2010-12-19

How to write a C++ program without libstdc++

This blog post explains how to write a C++ program and compile with GCC (g++) so that the resulting binary doesn't depend on libstdc++. The reason for avoiding libstdc++ can be purity (don't depend on libraries you don't really need) and statically linking small tools (e.g. for Unix or Win32 console applications with MinGW).

The limitations are:

  • The standard C++ STL (e.g. #include <string> and #include <vector>) cannot be used. This functionality has to be reimplemented in the program.
  • The standard C++ streams (e.g. #include <iostream>) cannot be used. The standard C I/O library (e.g. #include <stdio.h>) is a smaller and faster replacement. A disadvantage: there is no polymorphic operator<<(ostream&, ...) method for convenient, type-agnostic output.
  • Exceptions cannot be used (i.e. try, catch and throw are disallowed).
  • RTTI (run-time type information) cannot be used.
  • dynamic_cast<...>(...) cannot be used (because it requires RTTI).

Here is how to do it:

  • Add the following C++ code to your program (can be in a separate source file):
    #include <stdlib.h>
    #include <unistd.h>  /* for write(), also available on Windows */
    extern "C" void* emulate_cc_new(unsigned len) { \
      void *p = malloc(len);
      if (p == 0) {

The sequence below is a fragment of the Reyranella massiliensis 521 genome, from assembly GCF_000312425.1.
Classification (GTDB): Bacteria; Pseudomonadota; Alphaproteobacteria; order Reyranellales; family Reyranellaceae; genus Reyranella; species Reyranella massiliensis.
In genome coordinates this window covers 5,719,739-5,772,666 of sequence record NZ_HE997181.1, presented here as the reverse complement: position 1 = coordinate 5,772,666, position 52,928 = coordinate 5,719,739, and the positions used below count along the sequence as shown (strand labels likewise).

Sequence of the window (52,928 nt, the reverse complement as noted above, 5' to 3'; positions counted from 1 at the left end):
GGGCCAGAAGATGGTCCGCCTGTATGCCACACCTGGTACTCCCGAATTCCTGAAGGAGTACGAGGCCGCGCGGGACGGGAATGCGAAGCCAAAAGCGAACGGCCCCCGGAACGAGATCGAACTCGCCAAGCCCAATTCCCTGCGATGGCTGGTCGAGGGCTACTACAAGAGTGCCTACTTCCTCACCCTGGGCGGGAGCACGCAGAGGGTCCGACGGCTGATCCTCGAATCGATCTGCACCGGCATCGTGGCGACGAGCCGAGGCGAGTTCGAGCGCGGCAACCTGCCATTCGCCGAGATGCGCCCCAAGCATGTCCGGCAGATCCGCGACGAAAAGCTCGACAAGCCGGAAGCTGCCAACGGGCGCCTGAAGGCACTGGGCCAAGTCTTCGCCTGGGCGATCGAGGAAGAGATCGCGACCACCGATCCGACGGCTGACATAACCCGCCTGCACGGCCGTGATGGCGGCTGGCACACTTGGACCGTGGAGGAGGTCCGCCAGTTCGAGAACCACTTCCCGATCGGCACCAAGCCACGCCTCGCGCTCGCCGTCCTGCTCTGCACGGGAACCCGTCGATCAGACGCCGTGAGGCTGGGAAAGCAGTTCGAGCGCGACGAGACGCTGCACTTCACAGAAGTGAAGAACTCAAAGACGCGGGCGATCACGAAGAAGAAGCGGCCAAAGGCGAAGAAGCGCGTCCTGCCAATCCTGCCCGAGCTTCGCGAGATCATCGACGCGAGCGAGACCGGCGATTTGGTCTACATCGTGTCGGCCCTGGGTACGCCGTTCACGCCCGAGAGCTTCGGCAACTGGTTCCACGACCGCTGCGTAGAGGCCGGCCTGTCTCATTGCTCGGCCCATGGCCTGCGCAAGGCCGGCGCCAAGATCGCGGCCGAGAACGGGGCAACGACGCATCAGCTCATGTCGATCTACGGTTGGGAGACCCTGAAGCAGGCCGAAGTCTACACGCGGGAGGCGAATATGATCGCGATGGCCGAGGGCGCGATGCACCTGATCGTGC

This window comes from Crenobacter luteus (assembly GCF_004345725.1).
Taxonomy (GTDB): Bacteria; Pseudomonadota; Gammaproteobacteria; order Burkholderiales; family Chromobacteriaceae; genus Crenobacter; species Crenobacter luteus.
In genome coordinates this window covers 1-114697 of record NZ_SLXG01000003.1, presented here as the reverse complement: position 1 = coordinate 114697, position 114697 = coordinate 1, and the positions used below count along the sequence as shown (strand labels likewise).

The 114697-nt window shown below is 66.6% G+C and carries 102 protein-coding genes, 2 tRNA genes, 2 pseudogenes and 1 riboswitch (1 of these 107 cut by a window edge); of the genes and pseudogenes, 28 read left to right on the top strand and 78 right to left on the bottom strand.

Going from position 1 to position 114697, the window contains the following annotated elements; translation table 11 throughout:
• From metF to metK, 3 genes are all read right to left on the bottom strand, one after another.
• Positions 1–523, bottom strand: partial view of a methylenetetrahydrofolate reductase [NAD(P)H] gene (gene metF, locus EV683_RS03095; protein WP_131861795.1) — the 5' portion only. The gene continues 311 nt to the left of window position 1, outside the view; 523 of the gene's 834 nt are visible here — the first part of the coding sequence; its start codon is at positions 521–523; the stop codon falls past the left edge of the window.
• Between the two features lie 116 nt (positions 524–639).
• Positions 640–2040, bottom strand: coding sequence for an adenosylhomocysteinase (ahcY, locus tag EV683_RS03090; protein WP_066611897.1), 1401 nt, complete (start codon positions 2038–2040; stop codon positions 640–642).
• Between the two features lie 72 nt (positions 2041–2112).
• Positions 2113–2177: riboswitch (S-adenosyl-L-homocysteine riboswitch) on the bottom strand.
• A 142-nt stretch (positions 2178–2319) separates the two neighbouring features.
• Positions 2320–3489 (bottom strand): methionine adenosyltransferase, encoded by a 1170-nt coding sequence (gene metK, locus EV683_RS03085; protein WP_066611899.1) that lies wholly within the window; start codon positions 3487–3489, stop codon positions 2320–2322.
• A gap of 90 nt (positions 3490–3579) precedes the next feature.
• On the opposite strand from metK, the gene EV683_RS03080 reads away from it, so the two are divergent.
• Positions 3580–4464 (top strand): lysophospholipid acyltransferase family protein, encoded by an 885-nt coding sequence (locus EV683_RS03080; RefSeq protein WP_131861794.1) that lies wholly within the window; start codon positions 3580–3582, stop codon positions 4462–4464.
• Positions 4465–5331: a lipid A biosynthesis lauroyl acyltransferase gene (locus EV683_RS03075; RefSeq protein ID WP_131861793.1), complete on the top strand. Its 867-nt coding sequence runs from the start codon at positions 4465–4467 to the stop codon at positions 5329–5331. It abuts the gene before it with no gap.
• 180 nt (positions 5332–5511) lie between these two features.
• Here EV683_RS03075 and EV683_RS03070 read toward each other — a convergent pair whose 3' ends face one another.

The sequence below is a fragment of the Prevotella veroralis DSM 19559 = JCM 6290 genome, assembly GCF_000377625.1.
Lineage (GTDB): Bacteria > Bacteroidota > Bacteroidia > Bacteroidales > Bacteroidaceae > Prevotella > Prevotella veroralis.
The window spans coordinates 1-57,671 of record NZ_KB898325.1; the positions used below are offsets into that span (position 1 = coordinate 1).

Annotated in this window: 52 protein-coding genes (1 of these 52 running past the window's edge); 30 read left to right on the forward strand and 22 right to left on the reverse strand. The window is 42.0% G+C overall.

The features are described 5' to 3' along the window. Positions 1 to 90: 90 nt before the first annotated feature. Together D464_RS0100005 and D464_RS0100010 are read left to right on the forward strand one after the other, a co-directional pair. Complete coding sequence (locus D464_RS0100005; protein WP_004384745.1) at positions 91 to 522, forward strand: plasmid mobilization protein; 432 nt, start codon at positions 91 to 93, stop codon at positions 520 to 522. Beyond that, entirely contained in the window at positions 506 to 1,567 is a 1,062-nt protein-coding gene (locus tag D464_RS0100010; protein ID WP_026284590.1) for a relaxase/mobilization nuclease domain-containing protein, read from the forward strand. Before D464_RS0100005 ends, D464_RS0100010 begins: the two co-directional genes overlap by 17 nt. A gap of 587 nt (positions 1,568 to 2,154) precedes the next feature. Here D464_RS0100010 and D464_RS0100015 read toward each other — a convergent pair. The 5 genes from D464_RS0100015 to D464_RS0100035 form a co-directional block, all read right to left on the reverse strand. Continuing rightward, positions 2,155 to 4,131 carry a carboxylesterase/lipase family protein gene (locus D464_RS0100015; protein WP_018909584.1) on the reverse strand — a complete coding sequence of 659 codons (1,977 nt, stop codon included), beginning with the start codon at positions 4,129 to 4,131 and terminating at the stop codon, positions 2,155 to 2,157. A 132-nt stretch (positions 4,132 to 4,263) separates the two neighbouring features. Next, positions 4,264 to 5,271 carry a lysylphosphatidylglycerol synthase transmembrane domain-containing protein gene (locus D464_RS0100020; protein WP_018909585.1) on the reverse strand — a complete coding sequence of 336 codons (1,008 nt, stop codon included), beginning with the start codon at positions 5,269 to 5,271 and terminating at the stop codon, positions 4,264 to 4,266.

/* Don't use stdio (e.g. fputs), because that may want to allocate more
         * memory.
         */
        (void)!write(2, "out of memory\n", 14);
        abort();
      }
      return p;
    }
    extern "C" void emulate_cc_delete(void* p) {
      if (p != 0)
        free(p);
    }
    void* operator new  (unsigned len) __attribute__((alias("emulate_cc_new")));
    void* operator new[](unsigned len) __attribute__((alias("emulate_cc_new")));   
    void  operator delete  (void* p)   __attribute__((alias("emulate_cc_delete")));
    void  operator delete[](void* p)   __attribute__((alias("emulate_cc_delete")));
    void* __cxa_pure_virtual = 0;
  • Compile your program with g++ -c to create individual .o files. Add flags -fno-rtti -fno-exceptions to get compile errors for disabled features (exceptions and RTTI).
  • Link your executable with gcc -o prog code1.o code2.o ... It's important that you use gcc here instead of g++ because g++ would link against libstdc++.

This method has been tested and found working with GCC 3.2, GCC 4.2.1 and GCC 4.4.1 (both native Linux compilation and MinGW compilation), and it probably works with other GCC versions as well.

If you need dynamic_cast, add void* __gxx_personality_v0 = 0;, don't use -fno-rtti, and add dyncast.a to the gcc -o ... command-line. Here is how to create dyncast.a (about 55kB) for GCC 4.4.1:

$ ar x /usr/lib/gcc/i486-linux-gnu/4.4/libstdc++.a \
  dyncast.o class_type_info.o si_class_type_info.o pointer_type_info.o \
  pbase_type_info.o tinfo.o fundamental_type_info.o
$ ar crs dyncast.a \
  dyncast.o class_type_info.o si_class_type_info.o pointer_type_info.o \
  pbase_type_info.o tinfo.o fundamental_type_info.o

4 comments:

landtuna said...

You can safely get rid of the 0 check around the call to free(). free() already checks for a NULL argument.

Alvaro said...

Is it really impossible to throw exceptions? even if you throw your own types that don't depend on std::exception? Why?

pts said...

@Alvaro: Exceptions need quite a few extra symbols to be linked in, which gcc doesn't have, so linking with gcc fails. Maybe it's possible to provide a reasonable emulation (just like for operator new), but implementing that doesn't look obvious for me.

Unknown said...

I just tried the method cross-compiling to an embedded MIPS system running Linux and it works :)

Thanks,

Soyeb